3. Examine backups schedules carefully

We all know the concept of a backup window: It’s used to prevent backup jobs from interfering with production work. The best way to avoid putting too much load on production systems is to plan according to your environment. Don’t backup too many VMs concurrently, as it will put a heavy load on the compute and storage environments.

Similarly, you can avoid storage congestion by limiting the number of VMs you backup from the same datastore. However, if you don't backup enough VMs at the same time, your backup windows can become too large. Use the storage system capabilities to offload the backup of the production environment.

4. Do not backup at the VM OS level

This can lead to some major issues. First, backing up at the VM level means you need to manage the backup of each VM independently, which defeats the purpose of using VMs in the first place. Second, as illustrated in the short story above, you are subjected to the type of data that resides on the VM itself. If the VM has millions of files, it will need time to go over each one to back it up, instead of just taking a backup of the VM at that point.

In this case, it’s better to go with a storage-level backup rather than at the OS level of the VM. This is especially true if the vendor provides some form of deduplication feature. Look for inline and global deduplication, as this greatly enhances backup performance as well as optimizing the use of your storage media.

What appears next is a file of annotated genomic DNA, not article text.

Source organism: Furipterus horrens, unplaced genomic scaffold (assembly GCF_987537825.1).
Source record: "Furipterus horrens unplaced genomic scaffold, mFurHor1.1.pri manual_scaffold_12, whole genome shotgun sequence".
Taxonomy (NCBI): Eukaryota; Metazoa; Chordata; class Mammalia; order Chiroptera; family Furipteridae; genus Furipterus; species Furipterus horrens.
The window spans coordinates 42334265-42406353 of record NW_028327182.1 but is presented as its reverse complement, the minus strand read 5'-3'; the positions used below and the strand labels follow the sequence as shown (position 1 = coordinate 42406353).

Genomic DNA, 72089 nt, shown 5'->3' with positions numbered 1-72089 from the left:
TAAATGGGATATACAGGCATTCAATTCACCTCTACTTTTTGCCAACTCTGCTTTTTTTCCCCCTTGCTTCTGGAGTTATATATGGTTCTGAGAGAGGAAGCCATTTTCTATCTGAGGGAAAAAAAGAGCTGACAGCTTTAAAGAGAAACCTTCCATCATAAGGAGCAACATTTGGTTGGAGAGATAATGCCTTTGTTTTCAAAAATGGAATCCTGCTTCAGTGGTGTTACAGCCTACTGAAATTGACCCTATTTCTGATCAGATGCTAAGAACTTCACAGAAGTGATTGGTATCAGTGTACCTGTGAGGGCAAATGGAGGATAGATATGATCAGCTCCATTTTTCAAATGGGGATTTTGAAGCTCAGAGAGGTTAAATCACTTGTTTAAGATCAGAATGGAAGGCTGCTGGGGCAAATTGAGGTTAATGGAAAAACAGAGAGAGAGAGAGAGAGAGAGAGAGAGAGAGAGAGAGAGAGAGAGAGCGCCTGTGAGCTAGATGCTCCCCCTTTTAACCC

5. Enforce quiescing and VSS

Crash consistency used to be a big thing. Nowadays, most applications can easily recover from crash consistent state. For example, Oracle’s Storage Snapshot Optimization uses storage-side snapshots of the database to capture data changes without putting the database in hot backup mode.

However, in order to ensure that everything works as expected, quiescing should be enforced. The best way to do that is to use the VMware Tools Quiesce option to stop IO to the VM and back up that specific point in time.

There are new (and better) ways to approach backups

These best practices can improve what you are doing today with your existing VM infrastructure, but there new technologies available to help you better backup and restore your data. For example, a simpler approach to VM backups is using a flash storage platform that has advanced data protection capabilities built into it.

A good place to start learning about these technologies is this recent Forrester report, which highlights the complex Data Protection challenges that customers face and how three new innovators are changing the game for enterprise data protection.

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Barak Zigdon

Written by Barak Zigdon

Experienced Information Technology Manager with a demonstrated history of working in the information technology and services industry. Skilled in EMC Storage, Storage Area Network (SAN), Storage, Agile Methodologies, and Databases. Strong research professional with a BA focused in Computer Science from The Academic College of Tel-Aviv, Yaf.